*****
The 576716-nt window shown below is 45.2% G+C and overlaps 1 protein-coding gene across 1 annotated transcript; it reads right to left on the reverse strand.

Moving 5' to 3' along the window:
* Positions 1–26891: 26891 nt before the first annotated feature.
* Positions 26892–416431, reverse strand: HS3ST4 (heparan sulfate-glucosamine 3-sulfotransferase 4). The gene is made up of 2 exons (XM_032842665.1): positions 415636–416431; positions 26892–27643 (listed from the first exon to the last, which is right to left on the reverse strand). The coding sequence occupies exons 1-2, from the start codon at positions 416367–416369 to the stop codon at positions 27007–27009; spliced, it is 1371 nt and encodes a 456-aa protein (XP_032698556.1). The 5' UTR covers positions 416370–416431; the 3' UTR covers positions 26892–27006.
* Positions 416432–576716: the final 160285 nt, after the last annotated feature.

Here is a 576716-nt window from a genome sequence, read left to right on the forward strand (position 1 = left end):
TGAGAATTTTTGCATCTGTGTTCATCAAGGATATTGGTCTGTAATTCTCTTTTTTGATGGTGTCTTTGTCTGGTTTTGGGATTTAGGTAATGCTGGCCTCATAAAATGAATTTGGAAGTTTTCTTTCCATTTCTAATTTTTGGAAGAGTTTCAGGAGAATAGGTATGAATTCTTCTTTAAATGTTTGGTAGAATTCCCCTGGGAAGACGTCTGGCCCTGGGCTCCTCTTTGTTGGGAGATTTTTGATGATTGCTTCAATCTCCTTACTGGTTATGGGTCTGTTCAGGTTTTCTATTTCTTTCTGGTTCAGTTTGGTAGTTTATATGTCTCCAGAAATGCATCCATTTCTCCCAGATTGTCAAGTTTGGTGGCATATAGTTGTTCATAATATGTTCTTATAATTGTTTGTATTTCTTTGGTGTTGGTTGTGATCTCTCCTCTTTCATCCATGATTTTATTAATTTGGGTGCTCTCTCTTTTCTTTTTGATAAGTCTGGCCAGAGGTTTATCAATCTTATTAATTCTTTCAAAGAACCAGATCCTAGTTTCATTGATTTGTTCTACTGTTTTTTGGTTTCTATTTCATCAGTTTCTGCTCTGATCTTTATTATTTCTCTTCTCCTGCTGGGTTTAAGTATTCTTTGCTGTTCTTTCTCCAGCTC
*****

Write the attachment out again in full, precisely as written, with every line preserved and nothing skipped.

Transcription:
The 576716-nt window shown below is 45.2% G+C and overlaps 1 protein-coding gene across 1 annotated transcript; it reads right to left on the reverse strand.

Moving 5' to 3' along the window:
* Positions 1–26891: 26891 nt before the first annotated feature.
* Positions 26892–416431, reverse strand: HS3ST4 (heparan sulfate-glucosamine 3-sulfotransferase 4). The gene is made up of 2 exons (XM_032842665.1): positions 415636–416431; positions 26892–27643 (listed from the first exon to the last, which is right to left on the reverse strand). The coding sequence occupies exons 1-2, from the start codon at positions 416367–416369 to the stop codon at positions 27007–27009; spliced, it is 1371 nt and encodes a 456-aa protein (XP_032698556.1). The 5' UTR covers positions 416370–416431; the 3' UTR covers positions 26892–27006.
* Positions 416432–576716: the final 160285 nt, after the last annotated feature.

Here is a 576716-nt window from a genome sequence, read left to right on the forward strand (position 1 = left end):
TGAGAATTTTTGCATCTGTGTTCATCAAGGATATTGGTCTGTAATTCTCTTTTTTGATGGTGTCTTTGTCTGGTTTTGGGATTTAGGTAATGCTGGCCTCATAAAATGAATTTGGAAGTTTTCTTTCCATTTCTAATTTTTGGAAGAGTTTCAGGAGAATAGGTATGAATTCTTCTTTAAATGTTTGGTAGAATTCCCCTGGGAAGACGTCTGGCCCTGGGCTCCTCTTTGTTGGGAGATTTTTGATGATTGCTTCAATCTCCTTACTGGTTATGGGTCTGTTCAGGTTTTCTATTTCTTTCTGGTTCAGTTTGGTAGTTTATATGTCTCCAGAAATGCATCCATTTCTCCCAGATTGTCAAGTTTGGTGGCATATAGTTGTTCATAATATGTTCTTATAATTGTTTGTATTTCTTTGGTGTTGGTTGTGATCTCTCCTCTTTCATCCATGATTTTATTAATTTGGGTGCTCTCTCTTTTCTTTTTGATAAGTCTGGCCAGAGGTTTATCAATCTTATTAATTCTTTCAAAGAACCAGATCCTAGTTTCATTGATTTGTTCTACTGTTTTTTGGTTTCTATTTCATCAGTTTCTGCTCTGATCTTTATTATTTCTCTTCTCCTGCTGGGTTTAAGTATTCTTTGCTGTTCTTTCTCCAGCTC